Typically, measurement and analysis of concrete time-dependent behaviors such as creep and shrinkage are performed under the assumption of constant temperature conditions. However, many structures in the field are subject to variable seasonal and daily temperatures. This paper explores how changes in temperature affect the time-dependent behavior of concrete structures, with a particular focus on posttensioned concrete bridges. Temperature-dependent creep, shrinkage, aging, and relaxation models were incorporated into structural finite-element analyses examining a posttensioned concrete beam under variable thermal loading. The impacts of uniform temperature changes on the time-dependent deflections, strains, and stresses were accounted for using an Arrhenius-adjusted age based on the structure temperature. However, nonuniform temperature changes, such as thermal gradients through the depth of the cross-section, caused time-dependent behavior that could not be accounted for using the Arrhenius-adjusted age based on the average structure temperature. Time-dependent vertical deflections and especially longitudinal stresses throughout the structure were altered by the repeated application of thermal gradients. The different creep and shrinkage strain rates through the depth of the section, driven by the temperature and stress differences from the applied thermal gradients, induced residual stresses. The presence of these residual stresses implies that time-dependent stress changes from a creep and shrinkage analysis at a constant temperature cannot be linearly superimposed with the stresses caused by thermal gradients computed using an independent elastic analysis.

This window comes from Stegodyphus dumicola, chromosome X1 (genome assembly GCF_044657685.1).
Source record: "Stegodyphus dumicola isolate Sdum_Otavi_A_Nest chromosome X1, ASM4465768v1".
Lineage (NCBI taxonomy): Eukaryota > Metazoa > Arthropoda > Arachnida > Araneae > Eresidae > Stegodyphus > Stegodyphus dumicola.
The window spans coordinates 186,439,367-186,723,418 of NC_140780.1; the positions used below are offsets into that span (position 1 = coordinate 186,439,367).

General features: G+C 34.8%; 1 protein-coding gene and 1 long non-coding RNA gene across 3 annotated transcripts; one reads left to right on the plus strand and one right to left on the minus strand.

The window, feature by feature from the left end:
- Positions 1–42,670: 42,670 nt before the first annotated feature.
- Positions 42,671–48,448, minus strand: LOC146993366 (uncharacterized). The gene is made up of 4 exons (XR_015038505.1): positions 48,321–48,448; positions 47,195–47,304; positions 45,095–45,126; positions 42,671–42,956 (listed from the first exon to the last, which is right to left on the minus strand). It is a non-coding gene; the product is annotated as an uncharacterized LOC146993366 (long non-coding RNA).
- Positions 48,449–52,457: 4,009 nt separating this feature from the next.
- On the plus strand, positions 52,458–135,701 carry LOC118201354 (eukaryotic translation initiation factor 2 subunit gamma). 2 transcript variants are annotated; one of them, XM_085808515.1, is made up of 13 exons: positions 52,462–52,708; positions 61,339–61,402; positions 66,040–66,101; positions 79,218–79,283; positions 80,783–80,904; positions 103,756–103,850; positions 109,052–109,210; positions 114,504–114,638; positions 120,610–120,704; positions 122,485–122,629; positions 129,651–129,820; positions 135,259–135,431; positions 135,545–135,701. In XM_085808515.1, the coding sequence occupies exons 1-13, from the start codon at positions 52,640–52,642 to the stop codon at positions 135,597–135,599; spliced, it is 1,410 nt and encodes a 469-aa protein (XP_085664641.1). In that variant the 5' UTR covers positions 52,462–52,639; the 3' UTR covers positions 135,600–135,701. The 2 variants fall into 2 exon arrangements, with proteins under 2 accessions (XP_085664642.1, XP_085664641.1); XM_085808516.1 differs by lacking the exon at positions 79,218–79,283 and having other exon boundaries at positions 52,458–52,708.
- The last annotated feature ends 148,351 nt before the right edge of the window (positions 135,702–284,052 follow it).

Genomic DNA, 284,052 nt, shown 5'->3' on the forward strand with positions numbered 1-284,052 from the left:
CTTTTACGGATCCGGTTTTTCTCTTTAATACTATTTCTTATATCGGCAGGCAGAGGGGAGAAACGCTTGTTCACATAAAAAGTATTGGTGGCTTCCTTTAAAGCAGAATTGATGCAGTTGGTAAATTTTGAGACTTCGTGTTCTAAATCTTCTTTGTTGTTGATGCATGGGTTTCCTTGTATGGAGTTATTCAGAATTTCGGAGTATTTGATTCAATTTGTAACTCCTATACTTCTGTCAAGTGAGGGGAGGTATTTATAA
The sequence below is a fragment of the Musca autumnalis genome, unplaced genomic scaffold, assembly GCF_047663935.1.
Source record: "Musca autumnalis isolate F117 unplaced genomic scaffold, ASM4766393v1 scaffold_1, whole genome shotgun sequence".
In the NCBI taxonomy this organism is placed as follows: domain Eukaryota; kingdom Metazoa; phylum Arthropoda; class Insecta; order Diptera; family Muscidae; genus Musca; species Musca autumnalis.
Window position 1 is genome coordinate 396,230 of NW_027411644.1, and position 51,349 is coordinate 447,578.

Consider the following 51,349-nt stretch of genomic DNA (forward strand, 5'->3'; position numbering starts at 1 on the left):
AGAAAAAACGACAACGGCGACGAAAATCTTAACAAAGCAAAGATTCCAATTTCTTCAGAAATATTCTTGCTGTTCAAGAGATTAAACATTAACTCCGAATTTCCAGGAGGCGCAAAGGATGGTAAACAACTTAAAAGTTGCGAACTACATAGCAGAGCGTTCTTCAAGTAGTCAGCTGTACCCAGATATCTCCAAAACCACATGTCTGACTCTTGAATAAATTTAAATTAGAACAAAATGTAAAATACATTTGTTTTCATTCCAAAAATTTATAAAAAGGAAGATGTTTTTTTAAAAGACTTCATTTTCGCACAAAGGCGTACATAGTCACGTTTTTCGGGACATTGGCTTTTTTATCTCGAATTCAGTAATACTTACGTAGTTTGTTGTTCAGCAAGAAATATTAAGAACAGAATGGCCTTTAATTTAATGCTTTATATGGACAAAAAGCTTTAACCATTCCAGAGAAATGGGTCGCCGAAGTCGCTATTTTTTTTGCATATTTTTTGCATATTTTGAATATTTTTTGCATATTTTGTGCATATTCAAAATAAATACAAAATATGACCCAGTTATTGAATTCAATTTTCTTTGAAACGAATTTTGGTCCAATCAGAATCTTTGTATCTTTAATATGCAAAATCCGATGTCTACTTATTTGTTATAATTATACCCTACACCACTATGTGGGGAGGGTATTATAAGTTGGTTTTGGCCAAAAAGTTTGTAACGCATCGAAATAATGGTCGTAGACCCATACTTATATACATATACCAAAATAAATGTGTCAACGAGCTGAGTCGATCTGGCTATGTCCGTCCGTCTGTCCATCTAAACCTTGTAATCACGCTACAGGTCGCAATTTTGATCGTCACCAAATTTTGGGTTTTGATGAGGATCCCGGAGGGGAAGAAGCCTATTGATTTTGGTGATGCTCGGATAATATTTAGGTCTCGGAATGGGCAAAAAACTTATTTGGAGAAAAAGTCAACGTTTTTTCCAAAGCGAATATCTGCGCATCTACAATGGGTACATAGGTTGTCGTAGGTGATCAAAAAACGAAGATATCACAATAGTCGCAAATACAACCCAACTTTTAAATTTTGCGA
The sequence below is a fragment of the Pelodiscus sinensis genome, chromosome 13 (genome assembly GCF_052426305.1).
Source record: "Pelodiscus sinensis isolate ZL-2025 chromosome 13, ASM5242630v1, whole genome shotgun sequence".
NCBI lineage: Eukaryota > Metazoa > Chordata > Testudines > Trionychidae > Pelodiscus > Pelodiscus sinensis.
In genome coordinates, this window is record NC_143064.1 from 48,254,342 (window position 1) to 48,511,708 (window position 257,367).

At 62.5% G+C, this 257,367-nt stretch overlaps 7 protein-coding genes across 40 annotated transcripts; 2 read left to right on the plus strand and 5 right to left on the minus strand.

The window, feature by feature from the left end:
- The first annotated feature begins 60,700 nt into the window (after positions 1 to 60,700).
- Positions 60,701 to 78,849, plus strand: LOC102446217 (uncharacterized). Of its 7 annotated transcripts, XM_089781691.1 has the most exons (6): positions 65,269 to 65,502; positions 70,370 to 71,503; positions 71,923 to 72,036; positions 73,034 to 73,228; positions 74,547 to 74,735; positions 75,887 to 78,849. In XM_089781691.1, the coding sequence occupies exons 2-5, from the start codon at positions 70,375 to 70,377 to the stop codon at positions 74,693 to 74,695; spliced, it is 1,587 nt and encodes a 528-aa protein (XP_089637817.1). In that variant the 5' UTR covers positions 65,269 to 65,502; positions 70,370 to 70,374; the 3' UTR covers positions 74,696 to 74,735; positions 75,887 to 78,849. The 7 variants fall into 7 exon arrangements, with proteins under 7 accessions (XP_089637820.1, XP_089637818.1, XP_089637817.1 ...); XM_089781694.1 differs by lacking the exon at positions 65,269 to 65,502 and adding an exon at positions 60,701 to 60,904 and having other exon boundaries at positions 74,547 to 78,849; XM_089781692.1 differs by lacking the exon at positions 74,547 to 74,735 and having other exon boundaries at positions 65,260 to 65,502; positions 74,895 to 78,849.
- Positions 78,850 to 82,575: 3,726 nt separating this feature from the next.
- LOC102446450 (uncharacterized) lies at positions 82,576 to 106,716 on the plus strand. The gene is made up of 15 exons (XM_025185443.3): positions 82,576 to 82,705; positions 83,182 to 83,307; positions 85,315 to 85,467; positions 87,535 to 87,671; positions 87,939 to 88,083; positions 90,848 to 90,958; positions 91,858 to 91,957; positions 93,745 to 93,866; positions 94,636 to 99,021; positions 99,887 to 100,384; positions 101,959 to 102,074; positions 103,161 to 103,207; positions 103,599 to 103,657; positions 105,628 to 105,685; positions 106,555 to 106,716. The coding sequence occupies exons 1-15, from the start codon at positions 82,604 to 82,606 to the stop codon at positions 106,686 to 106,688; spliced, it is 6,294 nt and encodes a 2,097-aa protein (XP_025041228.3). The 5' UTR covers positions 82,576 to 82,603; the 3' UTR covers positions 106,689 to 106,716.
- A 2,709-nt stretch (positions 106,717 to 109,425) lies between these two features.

|Original language||English (US)|
|Journal||Journal of Structural Engineering (United States)|
|State||Published - Oct 1 2016|
Bibliographical notePublisher Copyright:
© 2016 American Society of Civil Engineers.
- Concrete and masonry structures
- Concrete creep and shrinkage
- Posttensioned bridges
- Temperature cycles
- Temperature effects
- Thermal gradients